In our improved design, we split write requests into two processes: writes to a cache and writes to Amazon S3. Our backup process now writes to a local object cache.  A new process reads from the local cache and writes to Amazon S3.  This change enables the Amazon S3 writer to stream data to AWS, without impacting the backup streams. As an added bonus of decoupling the backup streams from the object storage writer, there was added flexibility to be able to test various object sizes until we found the optimal size for our workload. In combination, these changes enable us to write to the cloud at nearly the same speed as file transfers.

IBM Spectrum Protect cloud storage pools using Amazon S3 can support all workloads: application, database, VM, and file backups, with a daily ingest rate of up to 56 terabytes of changed client data in a typical 8-hour backup window, helping organizations of all sizes to use AWS storage for backup data.

Optimizing reads

When performing a restore, backup software is read-intensive. Restore requests are often time-sensitive; data owners and application users are waiting, and often running low on patience. A slow restore can result in extended downtime, and in pay-per-use cloud environments, an inefficient read operation may result in higher costs.


Figure 2:  Read optimized data space reduction built into IBM Spectrum Protect v7.1.7

We were able to significantly improve read performance, and therefore reduce the time needed to perform a restore, by reducing the amount of data needing to be retrieved from Amazon S3. This space-saving technology is integral to IBM Spectrum Protect.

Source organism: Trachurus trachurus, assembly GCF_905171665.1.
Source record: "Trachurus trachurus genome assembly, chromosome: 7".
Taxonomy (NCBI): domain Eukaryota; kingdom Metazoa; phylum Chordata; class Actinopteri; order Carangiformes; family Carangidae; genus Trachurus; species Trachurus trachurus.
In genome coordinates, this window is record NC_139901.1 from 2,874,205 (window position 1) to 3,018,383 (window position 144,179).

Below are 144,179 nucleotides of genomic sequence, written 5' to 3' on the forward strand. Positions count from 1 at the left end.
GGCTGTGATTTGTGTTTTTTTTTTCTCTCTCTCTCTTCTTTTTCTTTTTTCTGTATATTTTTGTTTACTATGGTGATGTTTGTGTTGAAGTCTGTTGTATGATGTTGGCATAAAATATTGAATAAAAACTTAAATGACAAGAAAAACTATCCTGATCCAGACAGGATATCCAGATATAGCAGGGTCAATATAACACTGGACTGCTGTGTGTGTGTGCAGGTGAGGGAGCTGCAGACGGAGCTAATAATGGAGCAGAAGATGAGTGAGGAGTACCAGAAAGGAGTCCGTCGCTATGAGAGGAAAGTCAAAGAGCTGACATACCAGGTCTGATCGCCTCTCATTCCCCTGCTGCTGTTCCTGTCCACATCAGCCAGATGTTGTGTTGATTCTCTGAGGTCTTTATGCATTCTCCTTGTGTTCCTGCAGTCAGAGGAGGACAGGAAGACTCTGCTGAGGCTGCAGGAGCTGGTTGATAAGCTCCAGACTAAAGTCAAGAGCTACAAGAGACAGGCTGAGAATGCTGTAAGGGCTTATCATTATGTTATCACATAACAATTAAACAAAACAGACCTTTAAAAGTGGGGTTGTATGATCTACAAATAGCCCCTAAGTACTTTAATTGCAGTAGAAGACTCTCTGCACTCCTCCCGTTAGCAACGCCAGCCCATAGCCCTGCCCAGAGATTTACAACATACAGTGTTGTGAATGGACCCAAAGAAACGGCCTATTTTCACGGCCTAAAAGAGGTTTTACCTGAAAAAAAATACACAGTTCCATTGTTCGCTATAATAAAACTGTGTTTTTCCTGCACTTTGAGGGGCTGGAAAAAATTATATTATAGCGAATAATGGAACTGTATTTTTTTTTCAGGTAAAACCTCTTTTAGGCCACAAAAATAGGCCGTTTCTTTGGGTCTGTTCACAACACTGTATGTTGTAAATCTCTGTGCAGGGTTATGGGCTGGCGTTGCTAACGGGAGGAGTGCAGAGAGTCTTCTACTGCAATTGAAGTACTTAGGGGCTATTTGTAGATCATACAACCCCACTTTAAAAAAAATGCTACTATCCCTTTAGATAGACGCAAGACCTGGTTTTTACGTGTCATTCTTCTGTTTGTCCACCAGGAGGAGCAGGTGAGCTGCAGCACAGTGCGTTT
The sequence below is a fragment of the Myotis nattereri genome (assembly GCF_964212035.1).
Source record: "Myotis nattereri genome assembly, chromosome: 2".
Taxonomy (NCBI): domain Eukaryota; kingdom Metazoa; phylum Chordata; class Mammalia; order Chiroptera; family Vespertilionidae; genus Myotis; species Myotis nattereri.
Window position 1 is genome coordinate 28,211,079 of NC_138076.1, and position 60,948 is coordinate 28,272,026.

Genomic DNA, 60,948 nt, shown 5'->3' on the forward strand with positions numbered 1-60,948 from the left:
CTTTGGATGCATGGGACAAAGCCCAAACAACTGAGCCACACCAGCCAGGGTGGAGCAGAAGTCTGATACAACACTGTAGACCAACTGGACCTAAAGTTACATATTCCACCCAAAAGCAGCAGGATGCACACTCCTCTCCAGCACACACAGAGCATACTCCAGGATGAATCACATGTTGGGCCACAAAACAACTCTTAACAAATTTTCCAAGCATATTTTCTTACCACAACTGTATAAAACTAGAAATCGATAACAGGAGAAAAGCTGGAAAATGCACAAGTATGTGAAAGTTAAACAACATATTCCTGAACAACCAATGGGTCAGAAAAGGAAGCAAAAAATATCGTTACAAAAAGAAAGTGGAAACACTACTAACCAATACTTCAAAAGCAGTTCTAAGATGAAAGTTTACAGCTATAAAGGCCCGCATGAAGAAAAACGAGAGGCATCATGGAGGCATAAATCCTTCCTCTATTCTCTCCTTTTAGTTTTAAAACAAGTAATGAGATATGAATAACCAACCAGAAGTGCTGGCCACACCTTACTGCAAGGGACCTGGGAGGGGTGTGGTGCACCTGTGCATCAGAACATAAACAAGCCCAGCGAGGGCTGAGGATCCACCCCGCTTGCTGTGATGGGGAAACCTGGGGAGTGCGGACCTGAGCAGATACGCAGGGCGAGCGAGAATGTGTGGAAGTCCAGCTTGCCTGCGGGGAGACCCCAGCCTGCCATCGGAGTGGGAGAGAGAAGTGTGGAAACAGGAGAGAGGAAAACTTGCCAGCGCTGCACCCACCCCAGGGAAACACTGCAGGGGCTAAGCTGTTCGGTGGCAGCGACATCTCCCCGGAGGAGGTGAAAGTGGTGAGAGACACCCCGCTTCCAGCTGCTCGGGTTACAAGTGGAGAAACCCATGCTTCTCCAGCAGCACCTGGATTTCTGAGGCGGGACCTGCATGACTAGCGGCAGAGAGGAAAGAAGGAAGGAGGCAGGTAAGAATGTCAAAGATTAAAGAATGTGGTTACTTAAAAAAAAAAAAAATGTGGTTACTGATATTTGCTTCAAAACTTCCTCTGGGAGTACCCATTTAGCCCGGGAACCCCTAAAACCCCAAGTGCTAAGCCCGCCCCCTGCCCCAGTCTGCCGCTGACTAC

Over the years, we’ve learned that multiple space saving techniques deliver the best results for business data. Mixed workloads can present a number of space saving challenges, so it’s good to enable more than one technique.  Efficiency capabilities built into IBM Spectrum Protect include:

  • Deduplication – Local IBM Spectrum Protect backup servers keep track of duplicate data objects, and only send/retrieve unique data to and from Amazon S3. The behavior is similar to deduplication appliances, except no special hardware is required at the local site or on AWS to take advantage of it.
  • Compression – Yann Collet’s LZ4 compression algorithm achieves additional efficiency savings for most data, and for our use case, was the fastest lossless compression algorithm we tested.
  • Incremental ‘forever’ backups just store changed data, reducing the amount of data needing to be deduplicated and compressed.

Faster restores can enable more business critical workloads to take advantage of AWS storage, and meet their recovery time objectives.